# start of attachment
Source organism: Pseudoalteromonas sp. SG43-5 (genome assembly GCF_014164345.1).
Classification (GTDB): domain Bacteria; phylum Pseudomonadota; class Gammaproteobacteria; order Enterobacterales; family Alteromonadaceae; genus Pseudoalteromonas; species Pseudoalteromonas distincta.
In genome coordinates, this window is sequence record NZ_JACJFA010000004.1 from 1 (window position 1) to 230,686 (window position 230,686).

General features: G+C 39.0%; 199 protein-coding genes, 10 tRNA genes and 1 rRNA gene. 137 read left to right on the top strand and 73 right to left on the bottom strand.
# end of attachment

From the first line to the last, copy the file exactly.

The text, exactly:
Source organism: Pseudoalteromonas sp. SG43-5 (genome assembly GCF_014164345.1).
Classification (GTDB): domain Bacteria; phylum Pseudomonadota; class Gammaproteobacteria; order Enterobacterales; family Alteromonadaceae; genus Pseudoalteromonas; species Pseudoalteromonas distincta.
In genome coordinates, this window is sequence record NZ_JACJFA010000004.1 from 1 (window position 1) to 230,686 (window position 230,686).

General features: G+C 39.0%; 199 protein-coding genes, 10 tRNA genes and 1 rRNA gene. 137 read left to right on the top strand and 73 right to left on the bottom strand.